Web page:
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Strange look'd it there!-the willow stream'd
Where silvery waters near it gleam'd;
The lime-bough lured the honey-bee
To murmur by the Desert's Tree,
And showers of snowy roses made
A lustre in its fan-like shade.

There came an eve of festal hours-
Rich music fill'd that garden's bowers:
Lamps, that from flowering branches hung,

On sparks of dew soft colours flung,

And bright forms glanc'd--a fairy show-

Under the blossoms to and fro.

But one, a lone one, midst the throng,
Seem'd reckless all of dance or song :

He was a youth of dusky mien,
Whereon the Indian sun had been,

Of erested brow, and long black hair-
A stranger, like the Palm-tree there.


And slowly, sadly, mov'd his plumes,
Glittering athwart the leafy glooms:
He pass'd the pale green olives by,
Nor won the chestnut-flowers his eye;
But when to that sole Palm he came,
Then shot a rapture through his frame!

To him, to him, its rustling spoke,
The silence of his soul it broke!
It whisper'd of his own bright isle,
That lit the ocean with a smile;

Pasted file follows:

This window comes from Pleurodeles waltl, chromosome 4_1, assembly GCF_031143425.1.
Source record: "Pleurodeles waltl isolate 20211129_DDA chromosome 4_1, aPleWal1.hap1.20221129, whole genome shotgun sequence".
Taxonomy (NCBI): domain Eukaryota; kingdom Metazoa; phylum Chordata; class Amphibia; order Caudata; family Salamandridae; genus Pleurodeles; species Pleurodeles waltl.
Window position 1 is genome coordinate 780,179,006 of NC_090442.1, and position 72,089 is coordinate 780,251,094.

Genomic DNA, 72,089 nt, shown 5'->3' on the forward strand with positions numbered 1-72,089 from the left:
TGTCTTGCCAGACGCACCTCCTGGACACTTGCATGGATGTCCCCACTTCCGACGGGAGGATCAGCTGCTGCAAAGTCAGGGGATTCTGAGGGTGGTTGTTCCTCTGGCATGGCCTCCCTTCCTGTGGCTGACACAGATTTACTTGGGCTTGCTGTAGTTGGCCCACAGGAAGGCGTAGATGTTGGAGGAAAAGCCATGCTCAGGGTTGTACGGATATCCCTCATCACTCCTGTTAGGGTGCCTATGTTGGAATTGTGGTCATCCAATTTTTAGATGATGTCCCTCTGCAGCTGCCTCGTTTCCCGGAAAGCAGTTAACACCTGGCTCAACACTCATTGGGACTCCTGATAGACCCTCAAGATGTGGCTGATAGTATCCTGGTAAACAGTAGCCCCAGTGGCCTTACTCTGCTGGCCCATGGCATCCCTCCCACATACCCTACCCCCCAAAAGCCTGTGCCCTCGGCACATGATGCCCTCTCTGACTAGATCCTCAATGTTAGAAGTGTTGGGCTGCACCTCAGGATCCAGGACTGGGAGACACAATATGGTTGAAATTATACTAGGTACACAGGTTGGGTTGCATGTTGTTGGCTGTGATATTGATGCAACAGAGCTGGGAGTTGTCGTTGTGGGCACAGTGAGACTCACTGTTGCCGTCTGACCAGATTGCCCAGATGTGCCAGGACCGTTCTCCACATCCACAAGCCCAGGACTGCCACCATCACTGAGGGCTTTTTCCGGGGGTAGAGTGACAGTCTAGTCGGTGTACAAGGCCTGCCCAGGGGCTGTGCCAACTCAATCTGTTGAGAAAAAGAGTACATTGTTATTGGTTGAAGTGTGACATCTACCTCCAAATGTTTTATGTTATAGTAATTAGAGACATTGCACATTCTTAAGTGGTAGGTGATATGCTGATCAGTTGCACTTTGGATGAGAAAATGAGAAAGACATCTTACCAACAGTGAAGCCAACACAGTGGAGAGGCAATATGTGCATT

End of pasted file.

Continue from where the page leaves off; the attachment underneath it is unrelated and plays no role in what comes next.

Aye, to his ear that native tone

Had something of the sea-wave's moan!

His mother's cabin home, that lay

Where feathery cocoas fring'd the bay ;
The dashing of his brethren's oar,

The conch-note heard along the shore ;-
All thro' his wakening bosom swept :
He clasp'd his country's Tree and wept!

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Oh! scorn him not !-the strength, whereby

The patriot girds himself to die,
Th' unconquerable power, which fills
The freeman battling on his hills,

These have one fountain deep and clear—

The same whence gush'd that child-like tear!



THOU sleepest--but when wilt thou wake, fair child?— When the fawn awakes in the forest wild?

When the lark's wing mounts with the breeze of morn? When the first rich breath of the rose is born ?——

Lovely thou sleepest, yet something lies
Too deep and still on thy soft-seal'd eyes,
Mournful, tho' sweet, is thy rest to see-
When will the hour of thy rising be?

Not when the fawn wakes, not when the lark

On the crimson cloud of the morn floats dark

Grief with vain passionate tears hath wet

The hair, shedding gleams from thy pale brow yet;
Love with sad kisses, unfelt, hath press'd

Thy meek-dropt eyelids and quiet breast;

And the glad spring, calling out bird and bee,
Shall colour all blossoms, fair child! but thee.

Thou'rt gone from us, bright one!--that thou shouldst die,

And life be left to the butterfly !*

Thou'rt gone, as a dew-drop is swept from the


Oh! for the world where thy home is now!
How may we love but in doubt and fear,
How may we anchor our fond hearts here,
How should e'en joy but a trembler be,

Beautiful dust! when we look on thee?

*A butterfly, as if resting on a flower, is sculptured on the monu


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